If you think about it, we have the same problem as the paralytic. He wanted to be healed; but, when the time came, and the angel had troubled the waters of the pool at Bethesda, he could not get into the water by himself; he needed help, and he had no one to help him. We are paralyzed by our sins – especially by the ones that we have to repeat each and every time we go to confession, because we continue to repeat the sins through the course of our lives. Oh, sometimes we do resist the temptations that beset us; but even when we’ve had a victorious day, we know that, sooner or later, we’re going to fall again, and sin again.
We have to recognize that we are trying to overcome these sins by our own efforts alone, with only our own strength – and that we cannot, and will not, succeed by this approach. We have to recognize our inability to be holy and pure on our own; and that we have to ask for help.
So: how do we not try to do this by our own strength? I don’t know; I’m struggling with that myself. But there are hints from the fathers for us to take into consideration.
The first is that we must pray, asking for God’s help. OK, so this is obvious. It is the foundation for our having a rule of prayer, which begins with attending as many of the services of the Church that we can fit into our schedule – and giving these services the highest priority, rather than just “making do” with the ones that are convenient. The rule of prayer continues with developing the habit of daily morning and evening prayers. We start with the ones found in the prayer book; and add our own hopes and needs and intercessions for others as well. We make a part of this rule the blessing of food before we eat; and giving thanks when we have finished; and we also ask for God’s guidance before we start an activity, and give thanks when the task is completed. Bless yourself and the vehicle you’re driving when you’re about to depart. Parents, bless your children when they go to school, or are going out with friends; and children, pray for your parents. When you learn of someone in need, stop and pray for God to bless and help them. When you hear that someone has died, stop and ask God to be merciful to them, and to grant that person a blessed repose; and do the same when you pass by a cemetery. When you hear a siren, or see a police car, fire truck, or ambulance go by, ask God to protect and deliver those in need, and to keep safe those who go to render them aid.
Now, you’re probably thinking, “Wow, father, that’s a lot of time in prayer!” Well, keep in mind that St. Paul instructs us to pray continually. These are steps we can take in that direction; and when our minds are fixed in prayer, and we remember that prayer brings us into the intimate presence of God, it is easier to resist the temptations to sin! More prayer is good, and most all of us would benefit by it.
The next thing we need to do is to fast. Prayer and fasting are the sword and shield of our spiritual warfare. Fasting teaches our flesh that it cannot have what it wants simply because it wants it. Fasting weakens the flesh and its desires, and purifies us in body, mind and spirit. Fasting shows us that we can deny ourselves; and so we can learn to fast from our sins, as well as from food; and so gain an advantage against our sinful desires and habits. If you deny a weed the food or water it needs, it weakens, and can be uprooted and removed far more easily than when it is at full strength. So, too, it is with our sins.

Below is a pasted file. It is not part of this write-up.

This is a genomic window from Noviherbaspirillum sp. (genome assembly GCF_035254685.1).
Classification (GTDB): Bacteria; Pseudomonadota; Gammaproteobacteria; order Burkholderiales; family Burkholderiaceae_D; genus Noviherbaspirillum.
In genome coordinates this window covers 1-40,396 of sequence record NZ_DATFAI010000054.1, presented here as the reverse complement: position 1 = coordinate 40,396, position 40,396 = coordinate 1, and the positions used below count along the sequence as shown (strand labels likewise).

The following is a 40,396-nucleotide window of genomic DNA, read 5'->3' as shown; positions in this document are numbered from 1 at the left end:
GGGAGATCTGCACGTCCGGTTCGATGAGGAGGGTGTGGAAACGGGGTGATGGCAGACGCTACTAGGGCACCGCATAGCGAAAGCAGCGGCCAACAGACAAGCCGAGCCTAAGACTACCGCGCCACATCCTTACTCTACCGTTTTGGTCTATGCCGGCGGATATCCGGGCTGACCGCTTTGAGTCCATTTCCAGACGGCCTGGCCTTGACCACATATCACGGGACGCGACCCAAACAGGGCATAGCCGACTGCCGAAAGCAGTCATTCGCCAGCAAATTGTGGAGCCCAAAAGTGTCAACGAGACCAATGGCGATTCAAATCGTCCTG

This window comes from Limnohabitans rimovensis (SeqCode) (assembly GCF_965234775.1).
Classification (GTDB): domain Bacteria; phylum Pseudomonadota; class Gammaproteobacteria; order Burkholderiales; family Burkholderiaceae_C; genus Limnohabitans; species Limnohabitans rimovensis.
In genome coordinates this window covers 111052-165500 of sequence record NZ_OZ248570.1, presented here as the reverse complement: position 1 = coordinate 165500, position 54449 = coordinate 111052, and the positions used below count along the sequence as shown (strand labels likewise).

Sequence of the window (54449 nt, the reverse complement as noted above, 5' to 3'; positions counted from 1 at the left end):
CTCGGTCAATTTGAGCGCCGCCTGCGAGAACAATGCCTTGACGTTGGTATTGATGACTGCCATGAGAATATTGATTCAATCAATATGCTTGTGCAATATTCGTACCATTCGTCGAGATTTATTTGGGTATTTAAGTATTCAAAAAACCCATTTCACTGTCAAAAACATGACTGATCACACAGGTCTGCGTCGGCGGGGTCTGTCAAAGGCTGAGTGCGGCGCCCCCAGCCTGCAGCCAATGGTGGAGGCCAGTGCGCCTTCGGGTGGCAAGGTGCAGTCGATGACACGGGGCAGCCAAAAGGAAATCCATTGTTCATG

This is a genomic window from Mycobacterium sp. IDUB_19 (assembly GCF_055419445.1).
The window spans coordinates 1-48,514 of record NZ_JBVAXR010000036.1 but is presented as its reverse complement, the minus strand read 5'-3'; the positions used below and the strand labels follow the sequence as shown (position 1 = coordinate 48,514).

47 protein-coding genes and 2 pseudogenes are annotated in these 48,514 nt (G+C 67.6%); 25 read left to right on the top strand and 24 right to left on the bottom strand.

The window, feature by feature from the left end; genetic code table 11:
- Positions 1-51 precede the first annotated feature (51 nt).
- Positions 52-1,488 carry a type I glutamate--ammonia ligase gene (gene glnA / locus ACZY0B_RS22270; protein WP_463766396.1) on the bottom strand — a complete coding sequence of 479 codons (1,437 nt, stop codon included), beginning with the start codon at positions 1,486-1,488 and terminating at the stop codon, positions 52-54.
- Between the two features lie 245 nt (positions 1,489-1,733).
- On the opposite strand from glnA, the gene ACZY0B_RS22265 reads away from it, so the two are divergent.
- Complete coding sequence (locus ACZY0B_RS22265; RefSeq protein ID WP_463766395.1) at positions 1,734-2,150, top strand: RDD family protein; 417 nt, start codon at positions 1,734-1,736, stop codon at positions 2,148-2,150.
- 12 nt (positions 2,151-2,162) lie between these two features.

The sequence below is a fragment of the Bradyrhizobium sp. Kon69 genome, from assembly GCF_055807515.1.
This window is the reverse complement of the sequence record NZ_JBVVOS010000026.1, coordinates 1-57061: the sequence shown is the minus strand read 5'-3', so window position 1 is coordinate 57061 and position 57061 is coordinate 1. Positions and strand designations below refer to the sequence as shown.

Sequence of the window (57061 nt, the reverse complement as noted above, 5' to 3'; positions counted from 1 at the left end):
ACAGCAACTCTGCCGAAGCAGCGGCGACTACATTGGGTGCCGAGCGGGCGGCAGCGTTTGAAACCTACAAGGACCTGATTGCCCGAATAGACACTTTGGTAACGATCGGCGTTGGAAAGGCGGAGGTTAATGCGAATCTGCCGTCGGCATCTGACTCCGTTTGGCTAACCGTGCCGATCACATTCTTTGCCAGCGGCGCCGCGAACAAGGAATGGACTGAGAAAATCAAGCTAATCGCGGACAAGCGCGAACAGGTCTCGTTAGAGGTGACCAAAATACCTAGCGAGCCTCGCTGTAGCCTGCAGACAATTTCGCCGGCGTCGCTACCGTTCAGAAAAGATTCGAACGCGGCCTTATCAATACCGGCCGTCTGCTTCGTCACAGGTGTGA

It won’t surprise you, I’m sure, to hear that we must also give alms, and struggle against our passions. In fact, this is one of the points the fathers make about how we can achieve the victory over sins, the healing of our beings that we desire, but cannot achieve in our own strength. We see two mechanisms at work in the Gospel account today. The first, when the angel comes and troubles the waters, is akin to the Church, and the way of life we are taught to follow. If we will do these things, we will be healed; and it isn’t just the first person in who is helped. Each one of us can and will be transformed to the extent that we embrace the way of life that has been the way of the saints.
Of course, the paralytic was not healed in that way: he was healed by our Lord Jesus Christ. But note that he was present at the pool at Bethesda; it is there that the Lord found him, and delivered him; and afterward, he was found in the Temple, giving thanks to God. It was there, by the way, that he was also warned not to return to his sinful ways, lest something worse should come upon him than the paralysis from which he had been delivered. He did not come seeking out our Lord; he was following the way that had been given, and was found there and helped by the Lord. In the same way, we may also be found and delivered by the Lord; and we make ourselves available to Him by following the Orthodox way of life.
Finally, we must not be discouraged, we must not give up, just because we don’t see anything changing. Remember that the paralytic had waited, without becoming bitter, and without losing hope, for thirty-eight years! St. John Chrysostom notes that we, having persisted in prayer for all of ten days, and not having received what we had asked for, are too slothful afterwards to have enough zeal to continue in prayer. So, even as we continue to struggle to do all that we can with the strength that we have, we should also pray without ceasing for the strength and help we cannot do by ourselves; that our Lord Jesus Christ will strengthen us with His strength, and win in and through us the victory that we cannot attain by ourselves. Let us offer this prayer as we offer ourselves, to the glory of God, and the salvation of our souls.
Christ is risen!